Leicester city has added green rooftops to its bus shelters to attract bees and other wildlife
Spotted: There is evidence that populations of bees and other pollinators are not only decreasing in abundance, but they are also becoming less healthy. Air pollution, pesticides and global warming are all taking their toll. Now, the city of Leicester is doing its part to help the pollinators recover by installing Bee Bus Stopes — green roofs on bus shelters designed to attract pollinators.
The Living Roofs have been designed in conjunction with outdoor advertising site owner Clear Channel and currently 30 bus stops are planned to be installed around the city. They are planted in a mix of wildflowers and Sedum plants — a favourite amongst pollinating insects. The Living Roofs are part of a planned initiative to convert all 479 bus shelters in Leicester to eco-friendly alternatives, at no cost to the city council. As part of this, the stops will also be fitted with solar panels, wherever possible, to provide lighting to the bus shelters below.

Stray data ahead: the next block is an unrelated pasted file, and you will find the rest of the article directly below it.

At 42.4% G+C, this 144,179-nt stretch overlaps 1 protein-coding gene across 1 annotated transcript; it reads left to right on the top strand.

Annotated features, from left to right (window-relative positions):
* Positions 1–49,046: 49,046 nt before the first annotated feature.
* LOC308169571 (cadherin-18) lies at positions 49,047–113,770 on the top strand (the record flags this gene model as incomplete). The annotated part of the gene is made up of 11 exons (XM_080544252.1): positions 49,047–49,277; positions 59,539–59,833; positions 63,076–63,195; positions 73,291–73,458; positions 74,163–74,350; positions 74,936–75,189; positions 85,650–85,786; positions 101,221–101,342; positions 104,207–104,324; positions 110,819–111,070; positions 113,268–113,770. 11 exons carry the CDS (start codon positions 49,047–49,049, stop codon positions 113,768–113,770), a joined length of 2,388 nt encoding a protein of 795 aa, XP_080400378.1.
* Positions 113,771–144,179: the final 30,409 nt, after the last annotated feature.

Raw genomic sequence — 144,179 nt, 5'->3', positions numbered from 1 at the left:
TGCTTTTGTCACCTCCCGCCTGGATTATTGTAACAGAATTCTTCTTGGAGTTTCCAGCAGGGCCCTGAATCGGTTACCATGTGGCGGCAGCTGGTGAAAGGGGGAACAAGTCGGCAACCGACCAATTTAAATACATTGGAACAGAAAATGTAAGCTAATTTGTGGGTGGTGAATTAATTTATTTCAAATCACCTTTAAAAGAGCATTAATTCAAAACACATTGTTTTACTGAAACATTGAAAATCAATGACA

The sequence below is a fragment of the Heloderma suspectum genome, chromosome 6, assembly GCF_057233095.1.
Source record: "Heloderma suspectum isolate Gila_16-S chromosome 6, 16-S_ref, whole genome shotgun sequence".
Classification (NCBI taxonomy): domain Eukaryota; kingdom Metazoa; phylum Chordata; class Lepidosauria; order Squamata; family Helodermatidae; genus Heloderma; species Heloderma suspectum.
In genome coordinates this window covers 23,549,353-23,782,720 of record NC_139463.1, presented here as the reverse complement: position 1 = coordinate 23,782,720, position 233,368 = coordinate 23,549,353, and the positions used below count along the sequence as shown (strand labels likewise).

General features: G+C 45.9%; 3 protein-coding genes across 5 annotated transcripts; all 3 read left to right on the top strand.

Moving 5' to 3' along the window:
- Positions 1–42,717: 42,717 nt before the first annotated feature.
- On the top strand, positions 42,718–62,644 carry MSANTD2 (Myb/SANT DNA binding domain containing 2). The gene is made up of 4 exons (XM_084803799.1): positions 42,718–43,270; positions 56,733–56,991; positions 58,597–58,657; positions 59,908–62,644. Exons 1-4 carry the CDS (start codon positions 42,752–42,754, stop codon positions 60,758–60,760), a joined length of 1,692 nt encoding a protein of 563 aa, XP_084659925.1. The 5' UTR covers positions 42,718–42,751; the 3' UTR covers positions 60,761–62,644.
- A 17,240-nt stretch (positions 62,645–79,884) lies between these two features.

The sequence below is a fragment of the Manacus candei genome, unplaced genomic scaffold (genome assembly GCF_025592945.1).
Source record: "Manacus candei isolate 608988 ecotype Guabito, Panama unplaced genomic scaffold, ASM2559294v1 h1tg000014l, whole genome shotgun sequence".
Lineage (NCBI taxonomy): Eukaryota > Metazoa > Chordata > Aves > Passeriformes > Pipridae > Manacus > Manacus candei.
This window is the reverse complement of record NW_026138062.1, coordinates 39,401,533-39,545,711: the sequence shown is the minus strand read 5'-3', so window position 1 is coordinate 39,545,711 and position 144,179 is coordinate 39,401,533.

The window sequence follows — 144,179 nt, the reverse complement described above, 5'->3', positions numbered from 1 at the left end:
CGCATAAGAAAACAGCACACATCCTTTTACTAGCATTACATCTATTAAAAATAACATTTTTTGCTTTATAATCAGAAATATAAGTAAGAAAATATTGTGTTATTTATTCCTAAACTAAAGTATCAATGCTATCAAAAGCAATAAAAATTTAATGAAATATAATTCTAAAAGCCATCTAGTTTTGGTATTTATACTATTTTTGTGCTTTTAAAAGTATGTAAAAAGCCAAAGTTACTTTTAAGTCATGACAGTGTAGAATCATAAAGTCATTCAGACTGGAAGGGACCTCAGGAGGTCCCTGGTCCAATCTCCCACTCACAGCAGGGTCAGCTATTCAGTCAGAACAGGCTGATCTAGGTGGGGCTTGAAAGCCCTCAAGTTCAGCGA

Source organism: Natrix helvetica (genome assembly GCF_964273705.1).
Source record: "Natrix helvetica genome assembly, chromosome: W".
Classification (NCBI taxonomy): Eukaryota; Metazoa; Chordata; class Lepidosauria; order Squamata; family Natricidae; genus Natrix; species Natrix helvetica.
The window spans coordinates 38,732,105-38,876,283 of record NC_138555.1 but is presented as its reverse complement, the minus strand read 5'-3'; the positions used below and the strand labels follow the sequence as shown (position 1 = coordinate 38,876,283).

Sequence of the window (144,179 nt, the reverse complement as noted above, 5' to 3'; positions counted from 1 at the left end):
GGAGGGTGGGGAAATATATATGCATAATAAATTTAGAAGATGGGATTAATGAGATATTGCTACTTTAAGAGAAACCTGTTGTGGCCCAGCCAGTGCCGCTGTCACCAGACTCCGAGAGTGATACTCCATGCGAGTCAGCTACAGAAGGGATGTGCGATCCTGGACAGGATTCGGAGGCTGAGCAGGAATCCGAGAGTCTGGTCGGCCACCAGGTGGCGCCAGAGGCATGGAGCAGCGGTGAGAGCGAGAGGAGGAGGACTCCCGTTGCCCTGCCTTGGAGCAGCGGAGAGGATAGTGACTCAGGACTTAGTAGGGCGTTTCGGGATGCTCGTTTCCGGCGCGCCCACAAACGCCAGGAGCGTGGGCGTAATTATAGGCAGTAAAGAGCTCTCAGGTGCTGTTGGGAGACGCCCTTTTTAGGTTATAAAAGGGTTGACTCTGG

In addition to improving biodiversity in the city, the Bee Bus Stops will also absorb rainwater, decreasing runoff. The greenery will not only add life to the concrete cityscape, but will also help mitigate the urban heat island effect by absorbing some of the heat during the summer months, and filtering out air pollutants.
According to Clear Channel, “As well as supporting Leicester’s critters, the thoughtfully-designed shelters will positively contribute towards biodiversity and climate resilience, absorb rainwater falling on the roof, help to reduce the ‘Urban Heat Island Effect’, capture particulates from the air, and help make the city a greener and happier place”.
Green or living rooftops are on the rise, being incorporated into many different types of buildings and are an important component of some passive heating and cooling systems. Springwise has recently explored the use of living roofs on corporate headquarters buildings and floating offices.
Written By: Lisa Magloff